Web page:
Slug Watch – never mind cute animals, Kate Humble and Bill Oddie get up your garden at night.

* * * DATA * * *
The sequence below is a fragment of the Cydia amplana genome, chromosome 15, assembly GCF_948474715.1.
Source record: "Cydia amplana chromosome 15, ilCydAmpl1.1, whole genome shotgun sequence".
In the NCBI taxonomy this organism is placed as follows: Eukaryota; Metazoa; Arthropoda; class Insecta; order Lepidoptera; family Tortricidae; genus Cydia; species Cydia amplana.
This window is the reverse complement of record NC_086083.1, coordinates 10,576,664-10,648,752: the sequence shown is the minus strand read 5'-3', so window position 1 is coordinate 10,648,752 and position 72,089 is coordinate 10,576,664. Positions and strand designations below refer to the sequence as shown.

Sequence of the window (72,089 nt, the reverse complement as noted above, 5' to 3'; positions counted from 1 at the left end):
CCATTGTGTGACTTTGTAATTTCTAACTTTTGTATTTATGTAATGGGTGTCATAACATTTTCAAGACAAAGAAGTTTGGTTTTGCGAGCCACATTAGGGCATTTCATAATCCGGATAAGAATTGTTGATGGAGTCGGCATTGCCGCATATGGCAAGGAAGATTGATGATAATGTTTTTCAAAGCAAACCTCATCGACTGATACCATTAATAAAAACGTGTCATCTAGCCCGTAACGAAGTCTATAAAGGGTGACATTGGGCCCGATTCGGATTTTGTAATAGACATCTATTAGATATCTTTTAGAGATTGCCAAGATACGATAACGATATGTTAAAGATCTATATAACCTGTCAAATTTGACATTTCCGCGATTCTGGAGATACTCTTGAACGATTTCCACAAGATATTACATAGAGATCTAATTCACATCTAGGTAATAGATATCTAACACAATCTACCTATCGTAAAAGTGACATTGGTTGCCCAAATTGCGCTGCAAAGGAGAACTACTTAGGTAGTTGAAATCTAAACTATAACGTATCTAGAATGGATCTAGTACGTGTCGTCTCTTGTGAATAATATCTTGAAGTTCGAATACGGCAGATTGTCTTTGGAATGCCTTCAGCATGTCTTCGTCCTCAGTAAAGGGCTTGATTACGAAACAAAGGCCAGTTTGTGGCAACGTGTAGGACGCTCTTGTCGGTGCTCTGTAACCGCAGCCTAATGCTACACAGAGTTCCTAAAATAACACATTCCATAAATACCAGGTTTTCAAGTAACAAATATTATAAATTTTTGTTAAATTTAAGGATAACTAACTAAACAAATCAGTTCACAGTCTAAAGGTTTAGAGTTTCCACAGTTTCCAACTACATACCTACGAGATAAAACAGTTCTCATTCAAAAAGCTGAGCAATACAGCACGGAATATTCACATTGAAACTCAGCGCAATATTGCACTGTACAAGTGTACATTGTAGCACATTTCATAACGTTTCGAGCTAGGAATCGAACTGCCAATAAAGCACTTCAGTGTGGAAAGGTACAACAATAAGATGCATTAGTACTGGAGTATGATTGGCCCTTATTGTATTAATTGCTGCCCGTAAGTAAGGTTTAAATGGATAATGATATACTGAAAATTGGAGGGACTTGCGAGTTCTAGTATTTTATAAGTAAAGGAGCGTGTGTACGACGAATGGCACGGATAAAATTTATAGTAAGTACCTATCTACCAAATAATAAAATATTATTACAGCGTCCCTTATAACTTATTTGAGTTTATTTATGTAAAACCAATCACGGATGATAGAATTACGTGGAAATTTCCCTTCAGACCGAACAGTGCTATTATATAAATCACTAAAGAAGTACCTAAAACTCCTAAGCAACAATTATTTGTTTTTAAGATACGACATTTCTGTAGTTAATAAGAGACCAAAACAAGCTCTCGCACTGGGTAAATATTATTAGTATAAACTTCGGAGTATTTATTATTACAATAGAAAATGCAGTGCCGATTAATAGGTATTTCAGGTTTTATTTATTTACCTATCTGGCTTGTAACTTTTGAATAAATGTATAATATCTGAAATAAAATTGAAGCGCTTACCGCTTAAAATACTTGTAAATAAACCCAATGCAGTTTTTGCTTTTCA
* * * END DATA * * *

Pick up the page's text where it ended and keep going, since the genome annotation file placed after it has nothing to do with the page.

I’m going to be running a little experiment over the next few weeks – and I’m calling it Slug Watch, although it applies to snails as well. I’ve decided this year not to use any beer traps, barriers, biological control or pellets (organic or otherwise) to control slugs but strip the whole problem down to a few carefully picked techniques based on an understanding of slug habits. When its dry slugs don’t like coming out and are unlikely to bother plants in a veggie patch that is hoed regularly and free of any clumps of weeds (where they tend to hang out in dry conditions waiting to attack when its wet enough for them to venture out). When its wet and humid they’ll be out en masse, but rather than create a kind of fortress around my plot I’m leaving piles of cut comfrey around the edges. These act as a diversion. Slugs and snails absolutely love cut comfrey and will quite happily eat from a pile of cut comfrey leaves and leave your plants alone. At least thats the theory. I’m aware that I could end up with egg on my face with this strategy because most people use a variety of methods to control slugs. But I’m up for a challenge and my life wont be over if I lose a few plants. I’ve also left a strip of bare soil about a foot wide around the edge of my bed between the comfrey and my first seedlings. This is kind of like a no mans land along which frogs, toads and slow worms (all present in the garden) will be easily able to pick off slugs if they do head towards the plot. I’ve also got my compost bin near the veggie plots and the slugs love hanging out in there. This may be another factor in preventing slug damage. I’ve been running this experiment for about three weeks and it seems to be working, though it has been quite dry in Wales. A few nights ago we had a very humid wet night, perfect for slugs, and there was no damage in the morning. I did go up and watch the slugs and snails eating the comfrey in the night. One headed towards the veggie plot but seemed to get bored half way across no mans land and turned back. Then we had a couple of dry nights and all was well. Last night was really wet and this morning I went up there to find the edge of a leaf on one of my bean plants had been eaten. Now strangely, this may have been because the slug climbed up the bean pole arch support and reached up on to the leaf. This is what it looks like. But apart from that there was no other damage to the hundreds of other seedlings in the plot. So today I made a little bowl of comfrey leaves and I’ve put that by the beans to see if this works as a decoy. I’ll go up there tonight and remove any slugs or snails I find there. I’d love to hear any of your suggestions, or whether you’ve tried anything similar. About five years ago I organised CAT’s Bug the Slug campaign and put seventy of the best suggestions in The Little Book of Slugs. It would be good to know if things have moved on since then. What are you trying these days and is it working? I’m going to be making this my feature article in Garden News in three weeks and then carrying on through the summer. Hope you’ll join me.

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